7-Types Of Harleys.
Every customer of the Harley-Davidson brand has a different taste based on their needs, the look, performance and social status. Generally, the bikes produced by Harley fall into 6 main categories.
If you’re a long distance rider and often carry a passenger, the Touring model is your go-to bike. If you’re into that classic Harley look, you might be into the Heritage bikes of the Softail model.
There’s also the now dead Dyna, which ended production in 2017. The Sportsters are great for around town cruising, with a smaller fuel capacity, engine and frame. Then you’ve got the VROD’s, which included a collaboration with Porsche and a liquid-cooled engine. Finally there’s the Dyna, which was built to appeal to a younger market, is more affordable and falls in line with Honda motorcycles.
In the mid-50s, a loyal Harley-Davidson rider and mechanic named Felix Predko got very creative with an FL 74 OHV Twin. He customized the motorcycle with 2 complete knucklehead engines and 2 transmissions. He altered the Harley by loading on 4 pipes, 2 seats and 2 handlebars.
The monstrous bike stretched over 13 feet long, and was appropriately named “King Kong.” The motorcycle took around 4,000 hours to build and was essentially two in one. You can spot the absurd King Kong in the Harley-Davidson Museum in Milwaukee, along with 400 other unusual and historical bikes. The King Kong takes the cake for wildest Harley out there.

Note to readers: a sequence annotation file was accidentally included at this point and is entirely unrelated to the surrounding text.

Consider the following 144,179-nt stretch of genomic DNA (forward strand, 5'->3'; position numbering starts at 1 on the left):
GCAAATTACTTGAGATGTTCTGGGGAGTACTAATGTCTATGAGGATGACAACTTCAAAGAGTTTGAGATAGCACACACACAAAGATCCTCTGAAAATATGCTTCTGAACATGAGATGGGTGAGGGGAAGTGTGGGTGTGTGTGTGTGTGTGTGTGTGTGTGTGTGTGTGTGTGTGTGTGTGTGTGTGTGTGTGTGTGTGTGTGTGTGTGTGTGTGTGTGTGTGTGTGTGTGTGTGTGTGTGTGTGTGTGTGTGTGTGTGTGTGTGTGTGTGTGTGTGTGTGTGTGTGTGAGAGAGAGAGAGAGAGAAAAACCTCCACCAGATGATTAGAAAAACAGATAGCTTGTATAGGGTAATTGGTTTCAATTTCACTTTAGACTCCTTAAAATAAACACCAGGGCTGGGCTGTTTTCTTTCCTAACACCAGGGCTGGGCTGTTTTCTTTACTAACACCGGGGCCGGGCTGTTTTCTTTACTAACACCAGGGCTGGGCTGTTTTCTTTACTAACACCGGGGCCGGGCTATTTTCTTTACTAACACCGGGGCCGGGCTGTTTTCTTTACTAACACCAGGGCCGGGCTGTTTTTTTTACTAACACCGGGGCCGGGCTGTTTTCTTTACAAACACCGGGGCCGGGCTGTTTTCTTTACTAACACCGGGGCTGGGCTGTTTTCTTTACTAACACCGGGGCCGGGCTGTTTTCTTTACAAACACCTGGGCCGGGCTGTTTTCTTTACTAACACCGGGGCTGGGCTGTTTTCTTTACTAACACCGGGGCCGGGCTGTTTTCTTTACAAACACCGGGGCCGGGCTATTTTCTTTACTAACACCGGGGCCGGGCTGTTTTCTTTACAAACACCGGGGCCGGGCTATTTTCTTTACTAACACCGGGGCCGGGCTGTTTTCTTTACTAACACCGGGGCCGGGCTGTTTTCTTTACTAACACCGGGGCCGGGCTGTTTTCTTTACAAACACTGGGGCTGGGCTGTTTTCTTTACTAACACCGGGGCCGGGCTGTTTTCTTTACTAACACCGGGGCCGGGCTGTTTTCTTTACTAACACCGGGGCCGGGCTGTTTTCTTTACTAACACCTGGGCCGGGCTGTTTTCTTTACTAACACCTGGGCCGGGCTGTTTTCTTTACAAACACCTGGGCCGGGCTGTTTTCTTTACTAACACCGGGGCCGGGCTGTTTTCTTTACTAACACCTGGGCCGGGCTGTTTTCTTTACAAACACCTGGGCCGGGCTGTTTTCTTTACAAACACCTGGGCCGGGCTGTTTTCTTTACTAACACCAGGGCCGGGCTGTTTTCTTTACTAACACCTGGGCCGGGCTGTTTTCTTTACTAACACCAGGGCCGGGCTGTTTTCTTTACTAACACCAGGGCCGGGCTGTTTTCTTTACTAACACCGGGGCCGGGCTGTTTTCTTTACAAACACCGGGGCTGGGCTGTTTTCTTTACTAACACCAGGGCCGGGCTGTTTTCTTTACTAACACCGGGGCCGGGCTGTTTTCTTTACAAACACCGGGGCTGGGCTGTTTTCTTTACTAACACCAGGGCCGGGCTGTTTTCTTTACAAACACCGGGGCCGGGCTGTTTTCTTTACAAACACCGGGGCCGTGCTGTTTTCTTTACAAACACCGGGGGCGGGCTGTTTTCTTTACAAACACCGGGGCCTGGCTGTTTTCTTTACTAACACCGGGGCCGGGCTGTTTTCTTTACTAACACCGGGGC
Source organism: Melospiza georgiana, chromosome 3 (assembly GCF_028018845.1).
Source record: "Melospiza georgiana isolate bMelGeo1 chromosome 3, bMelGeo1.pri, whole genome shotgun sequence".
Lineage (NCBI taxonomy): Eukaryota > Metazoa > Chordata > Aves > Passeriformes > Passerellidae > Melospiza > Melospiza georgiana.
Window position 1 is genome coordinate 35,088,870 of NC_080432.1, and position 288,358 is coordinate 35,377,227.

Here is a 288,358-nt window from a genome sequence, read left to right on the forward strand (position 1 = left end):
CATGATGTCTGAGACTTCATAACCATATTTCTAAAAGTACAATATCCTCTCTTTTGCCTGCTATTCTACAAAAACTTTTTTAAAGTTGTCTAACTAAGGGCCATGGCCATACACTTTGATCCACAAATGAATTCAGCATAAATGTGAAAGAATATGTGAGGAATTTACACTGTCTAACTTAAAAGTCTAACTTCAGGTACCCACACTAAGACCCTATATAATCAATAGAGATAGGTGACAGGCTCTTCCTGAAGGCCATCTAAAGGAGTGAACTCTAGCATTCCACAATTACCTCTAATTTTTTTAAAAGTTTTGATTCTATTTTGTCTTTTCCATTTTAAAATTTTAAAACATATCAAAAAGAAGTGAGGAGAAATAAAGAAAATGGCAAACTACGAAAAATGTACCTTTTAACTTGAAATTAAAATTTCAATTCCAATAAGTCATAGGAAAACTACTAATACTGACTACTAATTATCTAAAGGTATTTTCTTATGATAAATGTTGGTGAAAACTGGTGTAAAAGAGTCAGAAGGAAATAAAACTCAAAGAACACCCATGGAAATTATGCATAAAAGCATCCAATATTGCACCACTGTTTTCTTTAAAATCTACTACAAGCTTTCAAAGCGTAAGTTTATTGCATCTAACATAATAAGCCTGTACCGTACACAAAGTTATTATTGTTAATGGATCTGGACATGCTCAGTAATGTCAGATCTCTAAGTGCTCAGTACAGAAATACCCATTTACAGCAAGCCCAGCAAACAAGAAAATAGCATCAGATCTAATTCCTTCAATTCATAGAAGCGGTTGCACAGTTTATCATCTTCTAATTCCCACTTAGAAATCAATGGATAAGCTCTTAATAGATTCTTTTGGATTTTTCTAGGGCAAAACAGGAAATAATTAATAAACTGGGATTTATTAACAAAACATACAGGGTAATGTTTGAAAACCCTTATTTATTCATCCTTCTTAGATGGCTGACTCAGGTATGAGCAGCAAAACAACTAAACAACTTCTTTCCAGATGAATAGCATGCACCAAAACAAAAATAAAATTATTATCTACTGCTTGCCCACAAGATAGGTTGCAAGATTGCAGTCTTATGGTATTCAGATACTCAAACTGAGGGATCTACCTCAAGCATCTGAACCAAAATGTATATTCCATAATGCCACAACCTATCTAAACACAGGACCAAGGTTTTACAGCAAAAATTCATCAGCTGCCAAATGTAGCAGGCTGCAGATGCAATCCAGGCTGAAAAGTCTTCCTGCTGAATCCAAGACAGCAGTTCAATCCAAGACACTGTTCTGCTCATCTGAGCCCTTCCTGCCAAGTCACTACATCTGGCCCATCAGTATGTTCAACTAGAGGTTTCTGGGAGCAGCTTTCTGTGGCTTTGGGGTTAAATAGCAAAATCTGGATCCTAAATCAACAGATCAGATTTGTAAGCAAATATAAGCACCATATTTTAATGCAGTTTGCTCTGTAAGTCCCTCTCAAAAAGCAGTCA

In 1975, the most famous stuntman in the world hopped on the back of a Harley-Davidson and broke the world record for longest jump over 14 Greyhound buses. The man was Evel Knievel, and the bike was an XR-750.
Knievel had used Harleys almost exclusively for many of his physics-defying stunts. With this jump, he held the record distance for many years at 133 feet.
In 2008, his record was finally surpassed by Bubba Blackwell on another XR-750. Blackwell also attempted to break Knievel’s 22 car jump record in 2001. But instead of breaking the record, he broke himself. The near-fatal stunt ended with Blackwell in a coma for several months.
Harley-Davidson has had an extensive connection to the military in wartime. Starting with World War I, the American company supplied 15,000 motorcycles for military personnel. They even worked closely with engineers from the military to make the bikes better for the battlefield, hence the creation of Harley-Davidson University. Funny enough, the military didn’t trust electricity on the Harleys, and instead opted for gas powered headlights.
In World War II, Harley-Davidson was the main supplier for the military.